mysql_secure_installation man page

mysql_secure_installation — improve MySQL installation security




This program enables you to improve the security of your MySQL installation in the following ways:

· You can set a password for root accounts.
· You can remove root accounts that are accessible from outside the local host.
· You can remove anonymous-user accounts.
· You can remove the test database (which by default can be accessed by all users, even anonymous users), and privileges that permit anyone to access databases with names that start with test_.

mysql_secure_installation helps you implement security recommendations similar to those described at Section 2.10.4, “Securing the Initial MySQL Accounts”.

As of MySQL 5.7.2, mysql_secure_installation is an executable binary available on all platforms. Before 5.7.2, it was a script available for Unix and Unix-like systems.

Normal usage is to connect to the local MySQL server; invoke mysql_secure_installation without arguments:

shell> mysql_secure_installation

When executed, mysql_secure_installation prompts you to determine which actions to perform.

As of MySQL 5.7.2, mysql_secure_installation supports these additional features:

· The validate_password plugin can be used for password strength checking. If the plugin is not installed, mysql_secure_installation prompts the user whether to install it. Any passwords entered later are checked using the plugin if it is enabled.

· Most of the usual MySQL client options such as --host and --port can be used on the command line and in option files. For example, to connect to the local server over IPv6 using port 3307, use this command:

shell> mysql_secure_installation --host=::1 --port=3307

mysql_secure_installation supports the following options, which can be specified on the command line or in the [mysql_secure_installation] and [client] groups of an option file. For information about option files used by MySQL programs, see Section 5.2.6, “Using Option Files”.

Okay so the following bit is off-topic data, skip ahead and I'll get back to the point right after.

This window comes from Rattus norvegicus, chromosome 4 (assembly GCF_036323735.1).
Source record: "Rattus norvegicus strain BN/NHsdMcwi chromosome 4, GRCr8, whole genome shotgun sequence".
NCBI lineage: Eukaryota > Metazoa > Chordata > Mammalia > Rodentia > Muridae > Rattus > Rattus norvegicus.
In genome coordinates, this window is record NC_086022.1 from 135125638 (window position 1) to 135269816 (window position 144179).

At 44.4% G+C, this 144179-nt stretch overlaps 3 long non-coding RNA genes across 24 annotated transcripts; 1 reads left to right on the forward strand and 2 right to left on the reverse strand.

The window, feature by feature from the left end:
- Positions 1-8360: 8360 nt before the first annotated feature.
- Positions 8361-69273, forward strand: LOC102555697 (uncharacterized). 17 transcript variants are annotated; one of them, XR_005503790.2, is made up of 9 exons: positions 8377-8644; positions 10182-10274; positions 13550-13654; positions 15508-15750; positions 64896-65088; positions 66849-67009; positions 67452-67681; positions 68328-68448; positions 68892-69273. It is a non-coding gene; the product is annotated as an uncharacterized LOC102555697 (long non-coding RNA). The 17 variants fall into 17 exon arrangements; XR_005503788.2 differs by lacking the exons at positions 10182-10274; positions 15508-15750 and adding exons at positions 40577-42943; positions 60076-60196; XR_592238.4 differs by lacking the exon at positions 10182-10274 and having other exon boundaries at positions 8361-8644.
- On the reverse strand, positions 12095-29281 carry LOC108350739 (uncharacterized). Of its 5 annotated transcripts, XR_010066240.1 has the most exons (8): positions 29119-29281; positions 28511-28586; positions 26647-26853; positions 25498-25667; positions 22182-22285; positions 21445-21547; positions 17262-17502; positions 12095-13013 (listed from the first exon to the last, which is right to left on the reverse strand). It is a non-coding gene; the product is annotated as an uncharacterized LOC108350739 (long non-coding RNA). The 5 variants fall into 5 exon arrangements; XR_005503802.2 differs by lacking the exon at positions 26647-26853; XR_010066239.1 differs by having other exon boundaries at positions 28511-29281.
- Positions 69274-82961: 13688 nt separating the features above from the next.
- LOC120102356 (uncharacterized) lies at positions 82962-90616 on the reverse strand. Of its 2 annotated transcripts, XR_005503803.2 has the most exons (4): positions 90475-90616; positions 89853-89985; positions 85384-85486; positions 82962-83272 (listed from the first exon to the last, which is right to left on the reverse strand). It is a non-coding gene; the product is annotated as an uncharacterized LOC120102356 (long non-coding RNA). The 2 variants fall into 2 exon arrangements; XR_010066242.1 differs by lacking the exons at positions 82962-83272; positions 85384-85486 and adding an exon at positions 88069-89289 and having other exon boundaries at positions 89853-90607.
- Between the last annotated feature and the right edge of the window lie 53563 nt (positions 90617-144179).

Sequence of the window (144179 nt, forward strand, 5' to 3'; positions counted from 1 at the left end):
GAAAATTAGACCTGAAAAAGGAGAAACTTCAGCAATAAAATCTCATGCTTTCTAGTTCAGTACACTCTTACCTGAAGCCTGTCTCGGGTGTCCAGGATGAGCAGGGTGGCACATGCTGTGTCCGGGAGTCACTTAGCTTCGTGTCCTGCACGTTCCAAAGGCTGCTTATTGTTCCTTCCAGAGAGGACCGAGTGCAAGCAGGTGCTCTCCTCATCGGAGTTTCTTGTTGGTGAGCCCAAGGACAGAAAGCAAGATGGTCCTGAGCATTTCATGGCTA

· --help, -?

Display a help message and exit.

· --defaults-extra-file=file_name

Read this option file after the global option file but (on Unix) before the user option file. If the file does not exist or is otherwise inaccessible, an error occurs. file_name is interpreted relative to the current directory if given as a relative path name rather than a full path name.

· --defaults-file=file_name

Use only the given option file. If the file does not exist or is otherwise inaccessible, an error occurs. file_name is interpreted relative to the current directory if given as a relative path name rather than a full path name.

· --defaults-group-suffix=str

Read not only the usual option groups, but also groups with the usual names and a suffix of str. For example, mysql_secure_installation normally reads the [client] and [mysql_secure_installation] groups. If the --defaults-group-suffix=_other option is given, mysql_secure_installation also reads the [client_other] and [mysql_secure_installation_other] groups.

· --host=host_name, -h host_name

Connect to the MySQL server on the given host.

· --no-defaults

Do not read any option files. If program startup fails due to reading unknown options from an option file, --no-defaults can be used to prevent them from being read.

The exception is that the .mylogin.cnf file, if it exists, is read in all cases. This permits passwords to be specified in a safer way than on the command line even when --no-defaults is used. (.mylogin.cnf is created by the mysql_config_editor utility. See mysql_config_editor(1).)

· --password=password, -p password

This option is accepted but ignored. Whether or not this option is used, mysql_secure_installation always prompts the user for a password.

· --port=port_num, -P port_num

The TCP/IP port number to use for the connection.

· --print-defaults

Print the program name and all options that it gets from option files.


The connection protocol to use for connecting to the server. It is useful when the other connection parameters normally would cause a protocol to be used other than the one you want. For details on the permissible values, see Section 5.2.2, “Connecting to the MySQL Server”.

· --socket=path, -S path

For connections to localhost, the Unix socket file to use, or, on Windows, the name of the named pipe to use.

· --ssl*

Options that begin with --ssl specify whether to connect to the server using SSL and indicate where to find SSL keys and certificates. See Section 7.4.5, “Command Options for Secure Connections”.

· --tls-version=protocol_list

The protocols permitted by the client for encrypted connections. The value is a comma-separated list containing one or more protocol names. The protocols that can be named for this option depend on the SSL library used to compile MySQL. For details, see Section 7.4.3, “Secure Connection Protocols and Ciphers”.

This option was added in MySQL 5.7.10.

· --use-default

Execute noninteractively. This option can be used for unattended installation operations. This option was added in MySQL 5.7.4.

· --user=user_name, -u user_name

The MySQL user name to use when connecting to the server.

See Also

For more information, please refer to the MySQL Reference Manual, which may already be installed locally and which is also available online at


Oracle Corporation (


11/26/2016 MySQL 5.7 MySQL Database System